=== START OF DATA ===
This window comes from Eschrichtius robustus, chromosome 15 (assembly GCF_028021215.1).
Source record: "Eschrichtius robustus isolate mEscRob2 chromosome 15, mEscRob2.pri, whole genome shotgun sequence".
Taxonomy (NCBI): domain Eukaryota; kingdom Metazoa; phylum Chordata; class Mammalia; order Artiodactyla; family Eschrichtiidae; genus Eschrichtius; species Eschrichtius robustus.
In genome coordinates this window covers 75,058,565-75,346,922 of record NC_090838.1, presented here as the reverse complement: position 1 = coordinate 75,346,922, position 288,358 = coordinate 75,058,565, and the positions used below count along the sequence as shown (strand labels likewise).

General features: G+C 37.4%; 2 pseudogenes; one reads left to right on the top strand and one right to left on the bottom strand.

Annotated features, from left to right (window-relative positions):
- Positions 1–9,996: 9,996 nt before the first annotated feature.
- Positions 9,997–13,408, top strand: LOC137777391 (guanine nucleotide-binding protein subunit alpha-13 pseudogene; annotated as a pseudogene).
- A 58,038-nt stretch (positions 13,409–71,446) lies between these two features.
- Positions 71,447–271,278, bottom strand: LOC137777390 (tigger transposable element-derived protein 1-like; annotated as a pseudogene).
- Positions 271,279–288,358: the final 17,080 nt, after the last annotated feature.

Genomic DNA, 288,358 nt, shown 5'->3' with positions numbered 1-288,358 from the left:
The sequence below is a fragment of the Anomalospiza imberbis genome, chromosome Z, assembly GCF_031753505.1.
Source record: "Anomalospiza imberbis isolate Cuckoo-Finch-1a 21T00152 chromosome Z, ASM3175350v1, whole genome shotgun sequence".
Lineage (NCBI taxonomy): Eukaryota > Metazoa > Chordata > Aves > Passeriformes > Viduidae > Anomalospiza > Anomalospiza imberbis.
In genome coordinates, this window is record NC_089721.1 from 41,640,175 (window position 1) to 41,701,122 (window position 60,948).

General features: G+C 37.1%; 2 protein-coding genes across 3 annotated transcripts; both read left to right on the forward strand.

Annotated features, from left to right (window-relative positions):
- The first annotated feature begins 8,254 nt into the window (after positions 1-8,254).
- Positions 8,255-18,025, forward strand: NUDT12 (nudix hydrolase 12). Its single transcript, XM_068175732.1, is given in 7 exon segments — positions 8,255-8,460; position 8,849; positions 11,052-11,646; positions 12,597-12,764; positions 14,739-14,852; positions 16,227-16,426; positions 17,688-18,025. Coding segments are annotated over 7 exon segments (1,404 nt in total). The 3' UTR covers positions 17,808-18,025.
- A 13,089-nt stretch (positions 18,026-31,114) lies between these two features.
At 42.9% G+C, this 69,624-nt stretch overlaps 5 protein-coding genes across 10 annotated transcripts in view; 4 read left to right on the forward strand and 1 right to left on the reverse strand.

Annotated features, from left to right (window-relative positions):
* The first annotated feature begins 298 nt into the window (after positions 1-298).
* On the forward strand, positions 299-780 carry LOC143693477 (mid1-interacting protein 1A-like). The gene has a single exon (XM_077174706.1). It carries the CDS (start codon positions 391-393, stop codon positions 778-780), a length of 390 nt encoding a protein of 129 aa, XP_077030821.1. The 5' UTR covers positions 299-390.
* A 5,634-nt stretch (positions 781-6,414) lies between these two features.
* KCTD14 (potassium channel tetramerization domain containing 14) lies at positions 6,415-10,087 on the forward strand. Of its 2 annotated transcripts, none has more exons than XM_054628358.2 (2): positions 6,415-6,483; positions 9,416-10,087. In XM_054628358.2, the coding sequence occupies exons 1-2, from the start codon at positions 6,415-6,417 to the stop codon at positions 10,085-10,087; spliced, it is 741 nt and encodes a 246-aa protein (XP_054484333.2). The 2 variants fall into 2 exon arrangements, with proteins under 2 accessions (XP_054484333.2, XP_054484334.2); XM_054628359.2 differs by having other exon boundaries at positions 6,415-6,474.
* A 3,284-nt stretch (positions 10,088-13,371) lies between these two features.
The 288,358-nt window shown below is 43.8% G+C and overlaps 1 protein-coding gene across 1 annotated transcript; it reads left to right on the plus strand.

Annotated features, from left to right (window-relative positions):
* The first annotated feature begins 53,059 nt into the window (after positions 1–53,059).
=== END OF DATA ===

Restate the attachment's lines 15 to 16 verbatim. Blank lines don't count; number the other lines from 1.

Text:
Lineage (NCBI taxonomy): Eukaryota > Metazoa > Chordata > Aves > Passeriformes > Viduidae > Anomalospiza > Anomalospiza imberbis.
In genome coordinates, this window is record NC_089721.1 from 41,640,175 (window position 1) to 41,701,122 (window position 60,948).